Many horses and ponies in Ireland are good- doers, or what some people would describe as easy keepers. These horses and ponies will find their weight creeps up during the spring, summer and autumn seasons despite receiving little to no hard feed. For these types of equines, the winter can be used in their benefit, to lose some excess weight. In the wild, horses weight would naturally fluctuate from summer to winter. The harsh winter weather conditions and little grass mean horses would naturally lose weight, and then the lush spring grass would work well to rectify that. When domesticated horses are given large quantities of feed throughout the winter to maintain their condition, when the spring grass comes along then the horse owner is facing an upwards battle to prevent the good-doer from gaining more weight.
When feeding a mix of horses and ponies who require varying different nutritious diets, it can often be difficult to bypass a hungry looking fat pony. Often out of sympathy these ponies get given a feed, just so they don’t feel left out. The winter is an ideal time to kickstart their diet, so that you have a head start before the spring arrives. Try to resist the temptation to give them some hard feed, just to keep them quiet. It is important that these sort of ponies don’t get fed a mix or cube designed for horses in work. Even if a good doer pony is ridden a couple of times a week, he is unlikely to require a hard feed. Ponies that are fully clipped and in hard work (ie hunting ponies, jumping ponies in competition) will require extra nutrition, but in reality most ponies would be in what is considered light work. Ponies at rest or in light work will at most require a small amount of balancer to give some nutrients that may not be provided in their hay.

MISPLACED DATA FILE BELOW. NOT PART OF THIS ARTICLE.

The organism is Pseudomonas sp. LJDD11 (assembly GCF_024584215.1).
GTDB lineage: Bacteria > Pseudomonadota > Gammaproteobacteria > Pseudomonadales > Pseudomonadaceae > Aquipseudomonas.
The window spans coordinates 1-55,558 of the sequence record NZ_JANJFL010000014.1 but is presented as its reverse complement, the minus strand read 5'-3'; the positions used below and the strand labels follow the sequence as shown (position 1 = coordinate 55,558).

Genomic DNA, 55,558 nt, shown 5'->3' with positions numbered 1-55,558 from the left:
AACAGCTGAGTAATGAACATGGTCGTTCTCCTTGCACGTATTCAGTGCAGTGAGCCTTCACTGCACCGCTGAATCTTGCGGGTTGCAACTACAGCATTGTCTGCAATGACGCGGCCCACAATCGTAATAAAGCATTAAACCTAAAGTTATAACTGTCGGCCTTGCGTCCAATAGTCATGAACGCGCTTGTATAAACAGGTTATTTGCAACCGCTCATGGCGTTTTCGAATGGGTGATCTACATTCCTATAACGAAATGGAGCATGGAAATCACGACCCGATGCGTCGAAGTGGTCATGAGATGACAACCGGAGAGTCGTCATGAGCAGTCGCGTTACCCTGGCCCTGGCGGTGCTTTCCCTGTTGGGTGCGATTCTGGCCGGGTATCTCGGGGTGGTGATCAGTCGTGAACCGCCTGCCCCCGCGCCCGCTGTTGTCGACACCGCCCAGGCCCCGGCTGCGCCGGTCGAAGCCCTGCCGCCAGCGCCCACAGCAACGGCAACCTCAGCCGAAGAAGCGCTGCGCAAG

Winter is a good time for weight loss, but that does not mean that you want your ponies stomach to be empty for long periods, risking them developing painful gastric ulcers. For all equines it is generally considered that forage (hay or haylage) should be offered on an ad-lib basis, and ensuring that at least 1.5–2% of their bodyweight is being eaten as fibre. For the good doer, late cut meadow hay is ideal. For the overweight pony, this hay should be soaked to reduce the sugar intake. Studies have shown that the more water that is used when soaking hay, the more sugar that is removed from it.
Opinion is often divided on the rationing of hay and haylage. For the overweight pony, ad-lib haylage is probably not a good idea. Greedy ponies are not so good at self-regulating their forage intake. Many owners of a greedy pony may decide that their pony simply cannot be offered unlimited quantities of hay, and the hay needs to be rationed. A number of small hay feeds per day will ensure that the pony gets a more regularised intake to hay. A greedy pony will very quickly eat their ration of hav, so using a small holed haynet, or double netting your hay is a great way to slow down your ponies eating and to make smaller quantities of forage last longer. There are also a selection of slow feeders on the market, and DIY ideas for making your own slow feeders.